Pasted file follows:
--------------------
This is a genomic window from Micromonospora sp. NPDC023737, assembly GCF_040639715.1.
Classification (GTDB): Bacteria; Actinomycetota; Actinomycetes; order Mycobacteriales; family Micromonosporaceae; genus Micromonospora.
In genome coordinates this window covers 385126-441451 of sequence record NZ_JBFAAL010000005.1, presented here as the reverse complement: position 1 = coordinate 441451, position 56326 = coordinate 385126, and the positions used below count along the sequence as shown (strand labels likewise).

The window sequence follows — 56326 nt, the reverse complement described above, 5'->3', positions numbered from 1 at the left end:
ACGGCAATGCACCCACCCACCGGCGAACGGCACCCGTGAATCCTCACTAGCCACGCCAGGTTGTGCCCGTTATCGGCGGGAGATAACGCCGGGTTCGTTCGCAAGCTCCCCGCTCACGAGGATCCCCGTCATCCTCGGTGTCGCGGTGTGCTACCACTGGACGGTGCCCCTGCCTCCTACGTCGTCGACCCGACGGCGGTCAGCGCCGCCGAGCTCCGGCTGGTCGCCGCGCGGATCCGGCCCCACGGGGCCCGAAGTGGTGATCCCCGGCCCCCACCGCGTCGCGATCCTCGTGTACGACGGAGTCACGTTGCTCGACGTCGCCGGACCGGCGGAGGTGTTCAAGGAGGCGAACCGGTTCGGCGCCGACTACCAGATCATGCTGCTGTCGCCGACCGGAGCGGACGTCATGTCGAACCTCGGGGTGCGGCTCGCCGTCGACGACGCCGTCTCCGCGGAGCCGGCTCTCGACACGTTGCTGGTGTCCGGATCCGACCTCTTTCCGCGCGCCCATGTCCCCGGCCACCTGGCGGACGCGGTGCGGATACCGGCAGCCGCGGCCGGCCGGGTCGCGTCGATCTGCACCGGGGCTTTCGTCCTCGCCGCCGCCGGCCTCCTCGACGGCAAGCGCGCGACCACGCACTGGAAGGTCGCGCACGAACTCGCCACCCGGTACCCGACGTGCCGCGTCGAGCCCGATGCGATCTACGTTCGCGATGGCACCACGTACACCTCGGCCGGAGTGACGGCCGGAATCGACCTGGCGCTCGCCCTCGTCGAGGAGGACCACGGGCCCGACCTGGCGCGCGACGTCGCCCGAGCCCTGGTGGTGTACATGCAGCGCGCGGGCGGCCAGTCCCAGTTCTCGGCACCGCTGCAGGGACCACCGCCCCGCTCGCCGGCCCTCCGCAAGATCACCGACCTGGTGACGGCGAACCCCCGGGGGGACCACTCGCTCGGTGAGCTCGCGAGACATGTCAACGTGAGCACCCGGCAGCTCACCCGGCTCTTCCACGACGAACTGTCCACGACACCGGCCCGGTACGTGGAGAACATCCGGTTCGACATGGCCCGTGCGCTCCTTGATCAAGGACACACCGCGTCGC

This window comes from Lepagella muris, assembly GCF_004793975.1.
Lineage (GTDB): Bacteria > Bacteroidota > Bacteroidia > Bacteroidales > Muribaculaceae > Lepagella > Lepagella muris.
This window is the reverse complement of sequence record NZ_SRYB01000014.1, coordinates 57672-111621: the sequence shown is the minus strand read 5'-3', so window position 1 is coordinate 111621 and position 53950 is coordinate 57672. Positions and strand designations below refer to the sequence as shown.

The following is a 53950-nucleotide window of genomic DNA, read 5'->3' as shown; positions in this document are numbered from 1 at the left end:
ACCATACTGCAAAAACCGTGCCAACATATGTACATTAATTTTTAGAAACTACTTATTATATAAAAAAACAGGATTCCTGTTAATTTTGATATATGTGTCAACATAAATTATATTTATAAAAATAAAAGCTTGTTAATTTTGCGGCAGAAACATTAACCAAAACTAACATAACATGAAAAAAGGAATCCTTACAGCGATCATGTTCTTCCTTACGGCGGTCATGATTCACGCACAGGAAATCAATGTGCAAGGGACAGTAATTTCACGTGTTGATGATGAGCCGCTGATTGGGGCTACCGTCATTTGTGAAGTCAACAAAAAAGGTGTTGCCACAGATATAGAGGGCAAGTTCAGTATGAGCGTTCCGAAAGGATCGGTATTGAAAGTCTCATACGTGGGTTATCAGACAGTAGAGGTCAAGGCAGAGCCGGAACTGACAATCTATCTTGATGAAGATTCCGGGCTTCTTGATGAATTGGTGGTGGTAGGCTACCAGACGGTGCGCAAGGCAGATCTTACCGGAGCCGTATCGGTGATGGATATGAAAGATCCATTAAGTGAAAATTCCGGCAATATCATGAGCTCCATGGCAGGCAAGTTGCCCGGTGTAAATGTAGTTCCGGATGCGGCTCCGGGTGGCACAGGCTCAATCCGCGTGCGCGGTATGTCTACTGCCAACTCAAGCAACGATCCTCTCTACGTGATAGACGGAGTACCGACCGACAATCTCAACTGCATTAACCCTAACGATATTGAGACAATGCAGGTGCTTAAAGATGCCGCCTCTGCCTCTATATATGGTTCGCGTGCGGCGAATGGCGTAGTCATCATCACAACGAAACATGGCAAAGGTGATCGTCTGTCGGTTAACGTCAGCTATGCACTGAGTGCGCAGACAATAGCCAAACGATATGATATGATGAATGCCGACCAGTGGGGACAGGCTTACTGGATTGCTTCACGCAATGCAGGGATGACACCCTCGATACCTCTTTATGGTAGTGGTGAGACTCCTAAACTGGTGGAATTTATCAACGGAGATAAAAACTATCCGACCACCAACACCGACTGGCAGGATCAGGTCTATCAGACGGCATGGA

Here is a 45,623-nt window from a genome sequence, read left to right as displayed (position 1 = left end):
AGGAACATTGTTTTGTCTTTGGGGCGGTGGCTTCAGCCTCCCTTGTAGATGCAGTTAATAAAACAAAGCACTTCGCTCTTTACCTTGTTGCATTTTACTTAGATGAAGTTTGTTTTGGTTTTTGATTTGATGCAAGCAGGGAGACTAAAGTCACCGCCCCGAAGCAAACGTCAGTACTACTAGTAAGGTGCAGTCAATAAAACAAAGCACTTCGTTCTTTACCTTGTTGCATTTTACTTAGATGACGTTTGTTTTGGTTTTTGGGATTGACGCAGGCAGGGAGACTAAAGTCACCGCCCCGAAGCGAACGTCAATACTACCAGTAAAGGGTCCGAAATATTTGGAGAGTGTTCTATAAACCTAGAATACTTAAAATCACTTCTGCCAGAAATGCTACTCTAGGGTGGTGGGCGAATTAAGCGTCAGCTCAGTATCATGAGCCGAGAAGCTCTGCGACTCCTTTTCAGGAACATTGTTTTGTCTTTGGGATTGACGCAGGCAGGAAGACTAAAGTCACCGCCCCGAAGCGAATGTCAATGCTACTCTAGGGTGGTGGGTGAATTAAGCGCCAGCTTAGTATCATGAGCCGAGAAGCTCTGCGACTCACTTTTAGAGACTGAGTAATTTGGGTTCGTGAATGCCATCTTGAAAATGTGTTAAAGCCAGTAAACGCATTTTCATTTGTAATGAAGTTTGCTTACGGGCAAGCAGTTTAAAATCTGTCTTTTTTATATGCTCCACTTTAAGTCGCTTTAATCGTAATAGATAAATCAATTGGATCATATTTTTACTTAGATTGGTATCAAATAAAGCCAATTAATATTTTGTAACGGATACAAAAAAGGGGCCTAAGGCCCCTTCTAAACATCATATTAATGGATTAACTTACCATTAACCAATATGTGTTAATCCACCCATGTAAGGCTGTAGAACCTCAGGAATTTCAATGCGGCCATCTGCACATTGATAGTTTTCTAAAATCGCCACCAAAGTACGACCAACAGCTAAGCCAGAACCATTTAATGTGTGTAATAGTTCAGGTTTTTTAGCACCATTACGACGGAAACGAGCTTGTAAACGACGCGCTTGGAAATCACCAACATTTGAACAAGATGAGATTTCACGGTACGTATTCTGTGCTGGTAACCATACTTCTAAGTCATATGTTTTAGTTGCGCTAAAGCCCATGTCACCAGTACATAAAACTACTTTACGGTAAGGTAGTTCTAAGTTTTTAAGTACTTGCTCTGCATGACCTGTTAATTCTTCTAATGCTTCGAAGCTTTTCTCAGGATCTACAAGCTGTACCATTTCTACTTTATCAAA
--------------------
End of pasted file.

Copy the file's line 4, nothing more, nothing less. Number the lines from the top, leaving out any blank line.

The window sequence follows — 56326 nt, the reverse complement described above, 5'->3', positions numbered from 1 at the left end: